Turning to residences, the baseline data seems a better starting point, with the mid February to mid March period about the same as the baseline period. Time spent in residences was 5 to10% higher than the baseline during the period between the two lockdowns.

The smaller increase in time spent in residences compared to reduced time spent at workplaces is possibly due to the overall larger number of people likely to be at home, once students are added in. 

The big surprise in the Google data is use of ‘transit stops’. Use of transit is well below the baseline, at least 40% down. Is this the flow on effect of the 20% reduction in workplace visits? Perhaps it is reasonable to say that many of the people who would be working from home were public transport users who would likely benefit the most from not having so long to commute in the morning and evening. 

Google says that Transit Stops covers subway stations, ports, taxi stands and highway rest stops. So a mixed bag.

To complete the picture, what about parks and open spaces? Surely a big rise in visits during the lockdowns? But the figures suggest otherwise. Maybe the cancellation of organised sport is reflected in the figures. 


A reduction of 20% in workplace 'visits' as recorded by google may mean that all workers are working from home for one day a week. But it is likely that working from home will be concentrated in certain groups. NZTA (see note 2) suggests that in Auckland, in November, about 18% of workers are mainly working from home, well down on the peaks during the lockdowns, but higher than pre-lockdown (when about 9% of workers were working from home - which is close to the census data).  

So what if an extra 5 to 10% of future workers did think that they could work from home, and therefore live outside the Auckland urban area?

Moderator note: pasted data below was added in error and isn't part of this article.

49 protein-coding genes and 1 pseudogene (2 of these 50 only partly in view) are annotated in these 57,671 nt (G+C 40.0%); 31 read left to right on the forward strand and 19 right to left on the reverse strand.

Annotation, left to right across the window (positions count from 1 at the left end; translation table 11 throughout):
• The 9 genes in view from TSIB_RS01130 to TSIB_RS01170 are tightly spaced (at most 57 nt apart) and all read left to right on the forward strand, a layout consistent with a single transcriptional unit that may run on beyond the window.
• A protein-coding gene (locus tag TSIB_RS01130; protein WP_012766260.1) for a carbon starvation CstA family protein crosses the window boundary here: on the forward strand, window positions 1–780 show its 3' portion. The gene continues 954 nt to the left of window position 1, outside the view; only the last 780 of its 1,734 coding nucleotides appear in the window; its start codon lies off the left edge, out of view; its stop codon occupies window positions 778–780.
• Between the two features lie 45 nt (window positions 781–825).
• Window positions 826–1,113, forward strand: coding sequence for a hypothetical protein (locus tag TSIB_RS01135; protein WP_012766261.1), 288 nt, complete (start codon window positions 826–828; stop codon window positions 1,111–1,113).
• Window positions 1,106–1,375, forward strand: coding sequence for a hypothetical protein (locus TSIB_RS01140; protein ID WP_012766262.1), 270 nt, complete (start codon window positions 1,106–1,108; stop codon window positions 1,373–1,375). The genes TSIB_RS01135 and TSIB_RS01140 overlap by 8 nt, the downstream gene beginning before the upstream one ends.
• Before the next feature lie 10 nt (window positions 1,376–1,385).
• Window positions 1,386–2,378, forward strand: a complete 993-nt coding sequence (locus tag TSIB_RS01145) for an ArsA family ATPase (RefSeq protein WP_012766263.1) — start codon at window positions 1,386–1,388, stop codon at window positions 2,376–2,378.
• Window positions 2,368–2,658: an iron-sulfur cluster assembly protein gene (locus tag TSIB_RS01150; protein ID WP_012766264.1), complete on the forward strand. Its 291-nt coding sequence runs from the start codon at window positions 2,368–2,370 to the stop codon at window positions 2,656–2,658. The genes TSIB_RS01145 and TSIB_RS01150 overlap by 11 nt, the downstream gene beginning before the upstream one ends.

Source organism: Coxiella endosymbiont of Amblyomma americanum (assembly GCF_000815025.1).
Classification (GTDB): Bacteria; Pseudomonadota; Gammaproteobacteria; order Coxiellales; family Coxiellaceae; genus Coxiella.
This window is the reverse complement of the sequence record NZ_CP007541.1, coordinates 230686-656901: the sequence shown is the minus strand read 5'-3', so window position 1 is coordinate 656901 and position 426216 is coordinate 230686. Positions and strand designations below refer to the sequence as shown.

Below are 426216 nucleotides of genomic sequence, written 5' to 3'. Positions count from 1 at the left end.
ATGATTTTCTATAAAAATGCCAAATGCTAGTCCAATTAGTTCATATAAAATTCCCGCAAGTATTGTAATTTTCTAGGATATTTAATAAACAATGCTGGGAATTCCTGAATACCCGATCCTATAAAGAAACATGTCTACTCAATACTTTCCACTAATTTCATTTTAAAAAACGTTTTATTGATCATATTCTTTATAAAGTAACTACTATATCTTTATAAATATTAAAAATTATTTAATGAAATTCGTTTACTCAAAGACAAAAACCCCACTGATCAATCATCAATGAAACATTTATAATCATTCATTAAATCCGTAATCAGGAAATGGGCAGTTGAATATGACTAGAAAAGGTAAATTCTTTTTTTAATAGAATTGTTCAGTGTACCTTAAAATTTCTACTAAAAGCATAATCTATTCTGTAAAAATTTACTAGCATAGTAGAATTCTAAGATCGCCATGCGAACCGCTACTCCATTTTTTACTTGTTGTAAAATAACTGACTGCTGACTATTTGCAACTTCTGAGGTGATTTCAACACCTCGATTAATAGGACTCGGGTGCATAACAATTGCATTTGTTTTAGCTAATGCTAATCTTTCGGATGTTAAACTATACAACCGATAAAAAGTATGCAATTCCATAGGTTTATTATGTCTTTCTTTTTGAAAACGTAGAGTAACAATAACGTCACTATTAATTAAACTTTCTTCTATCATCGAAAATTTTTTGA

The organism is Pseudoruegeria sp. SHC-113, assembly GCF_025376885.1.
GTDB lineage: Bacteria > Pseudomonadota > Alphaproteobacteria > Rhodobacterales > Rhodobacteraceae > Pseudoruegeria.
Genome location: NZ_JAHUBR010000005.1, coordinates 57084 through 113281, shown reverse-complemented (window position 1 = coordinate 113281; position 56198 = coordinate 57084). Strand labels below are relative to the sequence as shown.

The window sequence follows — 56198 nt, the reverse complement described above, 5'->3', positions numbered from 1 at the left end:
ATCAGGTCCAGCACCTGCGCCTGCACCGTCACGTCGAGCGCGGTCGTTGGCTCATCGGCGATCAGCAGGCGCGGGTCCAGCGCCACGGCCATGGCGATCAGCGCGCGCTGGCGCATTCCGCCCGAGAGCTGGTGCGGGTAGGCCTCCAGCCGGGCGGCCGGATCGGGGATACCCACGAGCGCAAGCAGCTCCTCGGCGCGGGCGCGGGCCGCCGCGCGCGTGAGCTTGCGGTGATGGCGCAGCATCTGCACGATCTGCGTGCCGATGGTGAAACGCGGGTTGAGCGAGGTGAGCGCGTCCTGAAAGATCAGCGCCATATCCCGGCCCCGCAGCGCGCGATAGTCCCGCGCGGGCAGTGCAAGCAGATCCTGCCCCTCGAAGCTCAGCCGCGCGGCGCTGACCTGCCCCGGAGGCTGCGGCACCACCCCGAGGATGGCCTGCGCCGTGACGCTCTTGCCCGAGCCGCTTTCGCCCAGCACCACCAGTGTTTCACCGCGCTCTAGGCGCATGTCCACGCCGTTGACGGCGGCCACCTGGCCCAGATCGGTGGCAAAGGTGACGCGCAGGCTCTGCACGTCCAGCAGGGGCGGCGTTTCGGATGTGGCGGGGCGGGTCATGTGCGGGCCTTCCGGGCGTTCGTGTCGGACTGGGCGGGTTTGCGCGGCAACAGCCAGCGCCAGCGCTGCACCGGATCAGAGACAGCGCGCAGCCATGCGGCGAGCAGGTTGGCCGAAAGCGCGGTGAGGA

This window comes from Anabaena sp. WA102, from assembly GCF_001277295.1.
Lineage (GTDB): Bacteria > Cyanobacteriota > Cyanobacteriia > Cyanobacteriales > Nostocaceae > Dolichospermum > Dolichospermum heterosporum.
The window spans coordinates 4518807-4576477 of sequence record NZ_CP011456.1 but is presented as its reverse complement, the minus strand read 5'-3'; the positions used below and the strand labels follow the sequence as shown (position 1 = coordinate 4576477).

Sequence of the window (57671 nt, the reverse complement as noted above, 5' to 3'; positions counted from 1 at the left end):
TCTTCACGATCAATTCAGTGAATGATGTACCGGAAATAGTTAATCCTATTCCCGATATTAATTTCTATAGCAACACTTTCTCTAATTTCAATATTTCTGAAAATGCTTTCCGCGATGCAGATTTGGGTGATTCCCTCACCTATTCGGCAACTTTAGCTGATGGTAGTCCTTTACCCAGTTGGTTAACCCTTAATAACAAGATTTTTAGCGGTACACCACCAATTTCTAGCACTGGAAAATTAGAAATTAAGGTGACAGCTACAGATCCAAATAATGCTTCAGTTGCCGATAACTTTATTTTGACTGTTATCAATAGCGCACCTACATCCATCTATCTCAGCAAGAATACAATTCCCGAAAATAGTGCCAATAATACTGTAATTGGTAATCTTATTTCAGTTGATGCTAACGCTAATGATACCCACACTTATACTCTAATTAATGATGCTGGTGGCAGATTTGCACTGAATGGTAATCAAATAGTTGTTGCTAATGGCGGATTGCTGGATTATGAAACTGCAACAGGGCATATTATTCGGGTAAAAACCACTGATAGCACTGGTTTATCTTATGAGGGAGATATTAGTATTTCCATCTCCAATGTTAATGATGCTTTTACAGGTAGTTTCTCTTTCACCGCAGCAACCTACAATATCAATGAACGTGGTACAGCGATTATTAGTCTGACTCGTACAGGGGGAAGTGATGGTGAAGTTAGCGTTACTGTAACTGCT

Forecasting employment is difficult in the current circumstances. Between 2015 and 2020, the Auckland region added about 110,000 jobs. This is a fast rate of growth. If the next 5 years saw a similar growth, then about 10,000 workers may decide to locate elsewhere. This may equal about 6,500 dwellings. This may mean big growth for little towns, but not much of a difference for Auckland.  

But what happens if, say, 8% of existing workers decide that the accpetance of remote working means that they can shift out of the urban area? In 2020, there were just over 807,000 jobs in the region, so lets say 686,000 are in the urban area (85% of total). 8% of this number is 55,000, or perhaps 84,500 people. This  means about 28,000 dwellings may come 'free'.  

As for the Central Area of Auckland, the below graph is from the Heart of the City website (see note 3).  It is based on real time counts of pedestrian traffic near the foot of Shortland Street. Shortland Street has a grouping of high rise office blocks. Data for the period 17 to 21 November suggests an average predestrian count of about 250 people per hour in the mid afternoon, well down from the 700 people over the same time last year.  The twin mountain peaks of lots of people out at lunch time and after work are replaced with a smooth low rise 'hill'.  

The pedestrian data and public transport use data suggests a major shift in land use patterns within the city may be underway. Equally, it may be that the Auckland urban area sees a period of population decline over the next few years. 


Notes:

1. https://www.google.com/covid19/mobility/

2. https://www.nzta.govt.nz/assets/resources/covid-19-impacts-on-transport/waka-kotahi-nzta-COVID-19-tracking-core-report-wave-23-20201117.pdf

3. https://www.hotcity.co.nz/city-centre/results-and-statistics/pedestrian-counts


Friday, 16 October 2020

Has the housing deficit gone?

The RMA is again being blamed for soaring house prices. There is a ‘shortage’ of houses, with this shortage caused by restrictive zonings and district plans that are slow and cumbersome to change. But is it all a bit of a supply myth? 

For example ASB bank’s recent flyer on housing says that a “second factor we believe is behind the housing resurgence, a more severe housing shortage. It now looks as if the shortage that developed over the past five years was larger than most appreciated. We’ve updated our estimates of such to reflect Stats NZ’s recently upgraded population estimates. The upshot is that NZ’s long running residential construction under-build has produced a shortage of around 60-65k houses, around twice what was previously assumed”.

But as I have pointed out a number of times (as have others), a lot depends on how you calculate the shortage, and what you assume to be a reasonable response between demand (population growth) and supply (a dwelling being built). 

Previously I have looked at issues like:

  • Possible over estimaiton of migration flows and population growth